Any hints on making this city more liveable would be greatly appreciated!

  • hc

    Anonymous, Sydney’s house prices are high because lots of people want to live there – its an affirmation of city quality.

    The train system is better than Melbourne’s and is being upgraded. I don’t know the details of recent trends in environmental quality but suspect they are positive – better air, cleaner water.

    One ‘bad’ is the serious traffic congestion which should be addressed (where possible) by road congestion tolls – being lined by the Harbour easy to do. In suburbs – where congestion can also be serious – harder so need ‘traffic calming’ measures etc.

    It isn’t perfect but, its an exciting modern city with high-quality, extensively-renovated housing and obvious affluence.

  • conrad

    I think I was still learning to speak in 1972 🙂 I worked there from 1998-2002 if I remember correctly. Incidentally — I don’t think the train system is better than Melbournes. It might be bigger, but it is constantly falling apart (including important lines), which is a complete pain.

    Anonymous : I don’t think Sydney does have bad noise pollution (it depends where you live). There are cities like HK, Singapore (basically anywhere in Asia) where there are almost no quiet places, anywere.

  • Bring Back EP at LP

    Harry I finished in 1982 the first of the Bec brigade however I was a mature-age student.

    It seems however you outage me.

  • Anonymous

    I can tell you haven’t lived here for a while!

    Sydney’s house prices are high in part because its too damn expensive to live far from the centre due to its crap transport infrastructure. Also, Sydney is not a better place to *live* than anywhere else, because the net benefits of living in other cities in Australia are arguably equalized, other things unchanged, due to movement of labour between cities. Actually, I’d say Sydney constantly delivers lower net benefits than other cities because it is the first city migrants live in when they arrive — these migrants naturally have less information about quality of life in other places than long term residents.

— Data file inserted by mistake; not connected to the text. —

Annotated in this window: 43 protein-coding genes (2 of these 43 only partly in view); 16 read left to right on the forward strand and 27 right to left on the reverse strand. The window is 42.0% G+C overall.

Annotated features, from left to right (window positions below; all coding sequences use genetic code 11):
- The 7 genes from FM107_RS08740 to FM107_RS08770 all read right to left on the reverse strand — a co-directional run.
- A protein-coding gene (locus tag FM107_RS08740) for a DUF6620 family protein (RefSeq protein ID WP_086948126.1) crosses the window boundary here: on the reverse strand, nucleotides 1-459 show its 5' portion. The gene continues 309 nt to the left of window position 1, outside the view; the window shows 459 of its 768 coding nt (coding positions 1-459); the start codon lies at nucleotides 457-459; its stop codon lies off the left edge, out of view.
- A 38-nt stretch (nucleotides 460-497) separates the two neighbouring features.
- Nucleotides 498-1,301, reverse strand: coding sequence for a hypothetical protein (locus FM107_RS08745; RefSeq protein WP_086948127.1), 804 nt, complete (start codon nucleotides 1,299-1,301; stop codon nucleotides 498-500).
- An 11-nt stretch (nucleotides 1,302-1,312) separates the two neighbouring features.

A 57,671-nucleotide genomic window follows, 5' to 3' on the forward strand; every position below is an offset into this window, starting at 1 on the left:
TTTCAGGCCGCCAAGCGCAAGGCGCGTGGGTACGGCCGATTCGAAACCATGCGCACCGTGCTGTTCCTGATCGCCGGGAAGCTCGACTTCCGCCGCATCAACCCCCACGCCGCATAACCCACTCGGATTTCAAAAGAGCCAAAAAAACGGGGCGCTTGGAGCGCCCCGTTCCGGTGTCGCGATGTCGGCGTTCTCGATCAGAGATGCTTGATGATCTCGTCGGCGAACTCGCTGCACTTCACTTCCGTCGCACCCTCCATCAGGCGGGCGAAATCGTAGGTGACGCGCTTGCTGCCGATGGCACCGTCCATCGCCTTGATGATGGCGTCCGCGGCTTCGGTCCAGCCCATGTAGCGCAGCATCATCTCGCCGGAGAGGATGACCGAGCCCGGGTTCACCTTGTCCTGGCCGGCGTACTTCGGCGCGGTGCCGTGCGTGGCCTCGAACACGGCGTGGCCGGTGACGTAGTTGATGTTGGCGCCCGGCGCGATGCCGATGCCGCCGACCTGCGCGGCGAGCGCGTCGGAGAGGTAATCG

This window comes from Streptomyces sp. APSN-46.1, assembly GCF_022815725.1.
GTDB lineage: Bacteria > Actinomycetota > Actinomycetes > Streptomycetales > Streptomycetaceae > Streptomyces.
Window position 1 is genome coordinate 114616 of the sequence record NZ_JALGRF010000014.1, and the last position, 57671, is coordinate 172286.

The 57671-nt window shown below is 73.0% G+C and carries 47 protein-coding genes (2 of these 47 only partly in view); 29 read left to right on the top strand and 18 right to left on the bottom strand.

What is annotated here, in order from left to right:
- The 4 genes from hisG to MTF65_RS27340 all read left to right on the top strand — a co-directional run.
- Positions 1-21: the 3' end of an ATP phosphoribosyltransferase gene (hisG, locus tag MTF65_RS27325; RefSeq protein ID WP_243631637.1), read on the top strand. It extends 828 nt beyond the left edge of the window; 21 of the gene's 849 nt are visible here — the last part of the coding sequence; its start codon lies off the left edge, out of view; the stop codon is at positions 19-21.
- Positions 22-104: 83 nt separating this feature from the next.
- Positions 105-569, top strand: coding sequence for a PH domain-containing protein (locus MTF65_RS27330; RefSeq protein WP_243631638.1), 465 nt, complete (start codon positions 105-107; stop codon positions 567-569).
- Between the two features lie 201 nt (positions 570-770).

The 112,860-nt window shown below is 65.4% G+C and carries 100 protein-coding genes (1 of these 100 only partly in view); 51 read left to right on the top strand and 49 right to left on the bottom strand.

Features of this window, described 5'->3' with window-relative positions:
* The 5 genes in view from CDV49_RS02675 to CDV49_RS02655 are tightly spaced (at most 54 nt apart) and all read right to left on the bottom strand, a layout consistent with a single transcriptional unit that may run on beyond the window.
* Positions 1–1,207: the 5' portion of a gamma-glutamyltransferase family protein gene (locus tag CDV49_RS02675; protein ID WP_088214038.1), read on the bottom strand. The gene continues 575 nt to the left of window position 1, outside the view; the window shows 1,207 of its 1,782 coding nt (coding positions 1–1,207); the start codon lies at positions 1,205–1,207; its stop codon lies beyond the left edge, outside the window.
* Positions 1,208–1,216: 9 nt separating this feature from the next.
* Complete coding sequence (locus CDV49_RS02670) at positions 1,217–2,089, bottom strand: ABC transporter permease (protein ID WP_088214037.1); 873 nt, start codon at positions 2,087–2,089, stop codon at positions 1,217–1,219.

The asthetic beauty of our flagship city is negated by the byproducts of excessively condensed population. This is exacerbated by poor infrastructure planning by negligent governments such as Carr’s which have led to noise and traffic pollution and a high cost of living.

    Thats precisely the point!

  • Anonymous-turkey

    I’ve lived in Sydney, Melbourne, Brisbane and Darwin. For me it is difficult to rank these cities. My preferences seem to be incomplete.

    In terms of pollution and traffic congestion Darwin was by far the best. I enjoyed the cultural life in Melbourne and the beaches in Sydney. Of course, Brisbane now has the best group of economists in Australia 🙂

  • hc

    Rabee, My preferences are also incomplete but who needs to order them completely. Brisbane economics has been doing well – I read their annual reports and they are a very focused, quality department. Plenty of money too I understand.

  • anonymous-turkey

    I’m perplexed by how you guessed my identity. Was it the user name? I’m offended. I’m now wondering who’s is the anonymous person without feathers?

  • derrida derider

    I too was a mature age student at Macquarie – started in 82.

    Yeah, the rise of the Brissie faculty has been noticeable in Aust economics in the past decade or so – they’re seriously threatening ANU and Melbourne.